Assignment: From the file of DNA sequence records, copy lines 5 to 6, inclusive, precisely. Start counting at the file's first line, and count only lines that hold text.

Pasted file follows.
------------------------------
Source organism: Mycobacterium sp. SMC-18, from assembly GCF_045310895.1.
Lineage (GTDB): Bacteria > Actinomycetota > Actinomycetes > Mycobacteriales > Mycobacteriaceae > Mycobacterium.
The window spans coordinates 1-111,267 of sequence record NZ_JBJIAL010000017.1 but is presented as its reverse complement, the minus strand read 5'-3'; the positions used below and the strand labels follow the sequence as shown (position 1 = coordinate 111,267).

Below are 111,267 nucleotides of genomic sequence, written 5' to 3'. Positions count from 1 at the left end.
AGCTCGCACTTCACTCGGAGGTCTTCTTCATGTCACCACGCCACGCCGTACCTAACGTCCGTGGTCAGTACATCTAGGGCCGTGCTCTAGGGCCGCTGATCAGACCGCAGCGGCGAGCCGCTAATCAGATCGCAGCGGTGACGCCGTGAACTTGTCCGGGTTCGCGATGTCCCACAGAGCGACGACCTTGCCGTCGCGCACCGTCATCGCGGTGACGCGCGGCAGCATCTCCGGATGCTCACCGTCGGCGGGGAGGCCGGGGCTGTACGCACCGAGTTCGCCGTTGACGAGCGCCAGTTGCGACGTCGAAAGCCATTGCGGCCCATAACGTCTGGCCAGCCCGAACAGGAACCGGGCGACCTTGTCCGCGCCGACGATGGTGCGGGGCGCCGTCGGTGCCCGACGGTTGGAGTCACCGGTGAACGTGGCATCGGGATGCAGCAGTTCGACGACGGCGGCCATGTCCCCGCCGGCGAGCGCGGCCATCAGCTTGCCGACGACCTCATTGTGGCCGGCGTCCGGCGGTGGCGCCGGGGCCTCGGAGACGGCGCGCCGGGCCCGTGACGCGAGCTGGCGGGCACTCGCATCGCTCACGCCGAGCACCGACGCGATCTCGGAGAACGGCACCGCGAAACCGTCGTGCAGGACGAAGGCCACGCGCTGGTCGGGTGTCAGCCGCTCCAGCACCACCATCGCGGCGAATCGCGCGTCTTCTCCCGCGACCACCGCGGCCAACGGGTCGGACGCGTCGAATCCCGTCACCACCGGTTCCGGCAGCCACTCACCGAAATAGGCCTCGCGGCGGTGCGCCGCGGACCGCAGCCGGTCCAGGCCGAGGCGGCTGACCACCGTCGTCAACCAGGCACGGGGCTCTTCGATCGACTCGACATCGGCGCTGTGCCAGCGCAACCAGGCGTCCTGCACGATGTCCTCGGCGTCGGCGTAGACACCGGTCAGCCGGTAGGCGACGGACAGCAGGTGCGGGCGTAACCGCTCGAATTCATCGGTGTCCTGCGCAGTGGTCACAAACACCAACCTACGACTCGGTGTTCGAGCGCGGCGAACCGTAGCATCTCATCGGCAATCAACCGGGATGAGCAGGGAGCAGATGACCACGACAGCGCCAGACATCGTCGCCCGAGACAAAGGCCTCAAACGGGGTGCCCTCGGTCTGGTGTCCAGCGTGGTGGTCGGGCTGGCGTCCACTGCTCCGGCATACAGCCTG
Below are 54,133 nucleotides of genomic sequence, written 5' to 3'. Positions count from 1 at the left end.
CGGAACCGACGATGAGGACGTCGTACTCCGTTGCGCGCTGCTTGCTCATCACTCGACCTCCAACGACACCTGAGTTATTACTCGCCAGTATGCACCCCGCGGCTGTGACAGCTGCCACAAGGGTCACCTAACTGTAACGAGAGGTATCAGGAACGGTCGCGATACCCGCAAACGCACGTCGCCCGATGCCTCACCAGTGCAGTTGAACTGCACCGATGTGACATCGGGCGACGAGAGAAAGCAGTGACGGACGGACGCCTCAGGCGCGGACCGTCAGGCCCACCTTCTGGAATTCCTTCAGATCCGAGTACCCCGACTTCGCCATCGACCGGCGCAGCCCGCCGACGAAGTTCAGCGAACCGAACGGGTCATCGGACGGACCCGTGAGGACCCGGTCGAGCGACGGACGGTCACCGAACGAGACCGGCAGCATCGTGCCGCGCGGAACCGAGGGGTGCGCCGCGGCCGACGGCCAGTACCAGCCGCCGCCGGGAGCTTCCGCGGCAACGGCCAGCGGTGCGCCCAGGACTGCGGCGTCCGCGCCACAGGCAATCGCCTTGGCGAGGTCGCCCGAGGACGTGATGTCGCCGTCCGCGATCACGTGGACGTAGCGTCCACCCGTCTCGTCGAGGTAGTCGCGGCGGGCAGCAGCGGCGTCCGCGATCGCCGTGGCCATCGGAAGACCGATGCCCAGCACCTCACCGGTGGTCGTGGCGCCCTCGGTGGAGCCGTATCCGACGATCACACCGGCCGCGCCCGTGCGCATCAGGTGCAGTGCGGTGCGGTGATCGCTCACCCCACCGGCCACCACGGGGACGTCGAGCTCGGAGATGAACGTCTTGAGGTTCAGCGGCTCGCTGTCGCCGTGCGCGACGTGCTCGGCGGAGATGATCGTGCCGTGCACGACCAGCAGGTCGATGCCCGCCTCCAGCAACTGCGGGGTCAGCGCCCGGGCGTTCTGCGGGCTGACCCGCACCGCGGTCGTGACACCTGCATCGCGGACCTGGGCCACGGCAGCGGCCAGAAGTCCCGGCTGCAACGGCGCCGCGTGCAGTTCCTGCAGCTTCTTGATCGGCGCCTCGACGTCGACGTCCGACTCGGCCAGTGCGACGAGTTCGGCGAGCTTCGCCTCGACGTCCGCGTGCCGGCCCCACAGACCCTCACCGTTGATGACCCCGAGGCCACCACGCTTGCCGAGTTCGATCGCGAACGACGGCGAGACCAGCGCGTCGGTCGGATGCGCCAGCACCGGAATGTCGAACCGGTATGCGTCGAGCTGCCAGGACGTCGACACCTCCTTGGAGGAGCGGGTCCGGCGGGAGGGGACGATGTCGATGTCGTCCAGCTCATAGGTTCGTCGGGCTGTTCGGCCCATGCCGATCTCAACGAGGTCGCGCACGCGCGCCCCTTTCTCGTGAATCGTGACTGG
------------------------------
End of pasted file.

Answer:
AGCTCGCACTTCACTCGGAGGTCTTCTTCATGTCACCACGCCACGCCGTACCTAACGTCCGTGGTCAGTACATCTAGGGCCGTGCTCTAGGGCCGCTGATCAGACCGCAGCGGCGAGCCGCTAATCAGATCGCAGCGGTGACGCCGTGAACTTGTCCGGGTTCGCGATGTCCCACAGAGCGACGACCTTGCCGTCGCGCACCGTCATCGCGGTGACGCGCGGCAGCATCTCCGGATGCTCACCGTCGGCGGGGAGGCCGGGGCTGTACGCACCGAGTTCGCCGTTGACGAGCGCCAGTTGCGACGTCGAAAGCCATTGCGGCCCATAACGTCTGGCCAGCCCGAACAGGAACCGGGCGACCTTGTCCGCGCCGACGATGGTGCGGGGCGCCGTCGGTGCCCGACGGTTGGAGTCACCGGTGAACGTGGCATCGGGATGCAGCAGTTCGACGACGGCGGCCATGTCCCCGCCGGCGAGCGCGGCCATCAGCTTGCCGACGACCTCATTGTGGCCGGCGTCCGGCGGTGGCGCCGGGGCCTCGGAGACGGCGCGCCGGGCCCGTGACGCGAGCTGGCGGGCACTCGCATCGCTCACGCCGAGCACCGACGCGATCTCGGAGAACGGCACCGCGAAACCGTCGTGCAGGACGAAGGCCACGCGCTGGTCGGGTGTCAGCCGCTCCAGCACCACCATCGCGGCGAATCGCGCGTCTTCTCCCGCGACCACCGCGGCCAACGGGTCGGACGCGTCGAATCCCGTCACCACCGGTTCCGGCAGCCACTCACCGAAATAGGCCTCGCGGCGGTGCGCCGCGGACCGCAGCCGGTCCAGGCCGAGGCGGCTGACCACCGTCGTCAACCAGGCACGGGGCTCTTCGATCGACTCGACATCGGCGCTGTGCCAGCGCAACCAGGCGTCCTGCACGATGTCCTCGGCGTCGGCGTAGACACCGGTCAGCCGGTAGGCGACGGACAGCAGGTGCGGGCGTAACCGCTCGAATTCATCGGTGTCCTGCGCAGTGGTCACAAACACCAACCTACGACTCGGTGTTCGAGCGCGGCGAACCGTAGCATCTCATCGGCAATCAACCGGGATGAGCAGGGAGCAGATGACCACGACAGCGCCAGACATCGTCGCCCGAGACAAAGGCCTCAAACGGGGTGCCCTCGGTCTGGTGTCCAGCGTGGTGGTCGGGCTGGCGTCCACTGCTCCGGCATACAGCCTG
Below are 54,133 nucleotides of genomic sequence, written 5' to 3'. Positions count from 1 at the left end.